Last Updated on 11th February 2022
This week marks Children’s Mental Health Week across the UK.
After nearly two full years of a pandemic, the newest research indicates it has taken a heavy toll on children’s mental health. Between the social impacts, education and home life adjustments, and the stress and uncertainties of a pandemic, the fog is beginning to clear. We may now begin to see the real effects this has had on children and young people’s mental health.
For Children’s Mental Health Week 2022, we’ve provided the latest statistics, signposting to further help and support and some top tips on how to talk to children and young people about mental health.
In 2021, one in twenty 11-to-16-year-olds reported feeling often or always lonely.
Source: NHS Digital
Talking to Children and Young People about Mental Health
Here are 3 things to consider when having a conversation with a child (or young person) regarding their mental health and wellbeing:
1. Active Listening
Active listening is more than just ‘hearing’. It is listening with full concentration and demonstrating that you are listening.
Maintaining eye-contact, nodding your head, smiling, and saying ‘yes’ or ‘mmm’ will show you are listening without judgement. Be mindful not to interrupt or hurry them. If they struggle to talk, it might help if you ask them to write it down.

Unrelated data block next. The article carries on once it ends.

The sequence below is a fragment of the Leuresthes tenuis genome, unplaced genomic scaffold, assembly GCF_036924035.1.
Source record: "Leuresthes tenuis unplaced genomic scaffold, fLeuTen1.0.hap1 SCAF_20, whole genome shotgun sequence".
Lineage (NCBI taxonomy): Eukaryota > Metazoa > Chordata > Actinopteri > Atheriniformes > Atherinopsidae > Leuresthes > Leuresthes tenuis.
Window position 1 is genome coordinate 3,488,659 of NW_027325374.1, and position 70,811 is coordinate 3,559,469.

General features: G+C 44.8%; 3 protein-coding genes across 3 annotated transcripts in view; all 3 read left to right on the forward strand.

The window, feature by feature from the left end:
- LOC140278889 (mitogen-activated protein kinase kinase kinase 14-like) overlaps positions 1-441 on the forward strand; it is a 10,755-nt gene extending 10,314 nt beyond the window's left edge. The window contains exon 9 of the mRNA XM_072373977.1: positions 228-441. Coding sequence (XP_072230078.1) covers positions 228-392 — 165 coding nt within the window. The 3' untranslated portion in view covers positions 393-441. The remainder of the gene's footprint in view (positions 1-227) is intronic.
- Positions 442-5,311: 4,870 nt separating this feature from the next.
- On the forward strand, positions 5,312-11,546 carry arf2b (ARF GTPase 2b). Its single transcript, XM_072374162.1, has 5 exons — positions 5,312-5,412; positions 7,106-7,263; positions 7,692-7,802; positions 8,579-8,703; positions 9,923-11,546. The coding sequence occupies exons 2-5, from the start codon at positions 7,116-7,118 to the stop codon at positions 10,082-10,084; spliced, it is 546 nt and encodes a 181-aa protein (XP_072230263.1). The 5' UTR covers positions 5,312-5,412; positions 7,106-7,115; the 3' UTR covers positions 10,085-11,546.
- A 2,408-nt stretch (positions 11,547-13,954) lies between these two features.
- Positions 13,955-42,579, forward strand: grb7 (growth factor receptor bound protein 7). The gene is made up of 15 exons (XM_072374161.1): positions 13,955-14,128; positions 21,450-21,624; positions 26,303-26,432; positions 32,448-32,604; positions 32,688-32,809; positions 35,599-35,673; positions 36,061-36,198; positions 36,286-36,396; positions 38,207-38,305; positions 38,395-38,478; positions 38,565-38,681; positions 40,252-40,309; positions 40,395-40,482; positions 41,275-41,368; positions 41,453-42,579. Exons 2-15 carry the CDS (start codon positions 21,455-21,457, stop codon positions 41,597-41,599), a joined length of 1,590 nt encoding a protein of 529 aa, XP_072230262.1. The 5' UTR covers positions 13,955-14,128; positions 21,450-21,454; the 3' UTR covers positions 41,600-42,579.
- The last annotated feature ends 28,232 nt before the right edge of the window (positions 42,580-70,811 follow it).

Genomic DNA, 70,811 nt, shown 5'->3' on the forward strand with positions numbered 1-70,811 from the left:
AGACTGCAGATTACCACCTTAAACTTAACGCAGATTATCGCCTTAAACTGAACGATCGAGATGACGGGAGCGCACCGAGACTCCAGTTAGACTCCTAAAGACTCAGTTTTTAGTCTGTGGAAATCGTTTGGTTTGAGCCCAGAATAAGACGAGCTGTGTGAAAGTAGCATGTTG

2. Open Questions
Asking open questions allows for more than a ‘yes’ or ‘no’ answer and encourages a flow of conversation.
You may suspect there may be more depth to an issue than your child is letting on. Open questions will help you explore any potential risk. Examples are:
- How are you? How are you getting on with schoolwork?
- You don’t seem yourself lately. What’s on your mind?
- I notice you’re not taking part in your usual hobbies at the moment. I’m wondering if there’s a reason for this?
Reassurance is given through active listening and asking open questions.
You can give further reassurance by highlighting ways you can help and how you and others can support them.
Encourage them to think about who they feel comfortable talking to, like a Trusted Adult.
During difficult conversations with children, you might be faced with lots of ‘I don’t know’, ‘yes’, ‘no’, or ‘maybe’ answers. This can feel frustrating, but keep in mind it may be difficult for a child to be open with you. Some patience, reassurance, and honesty might help.
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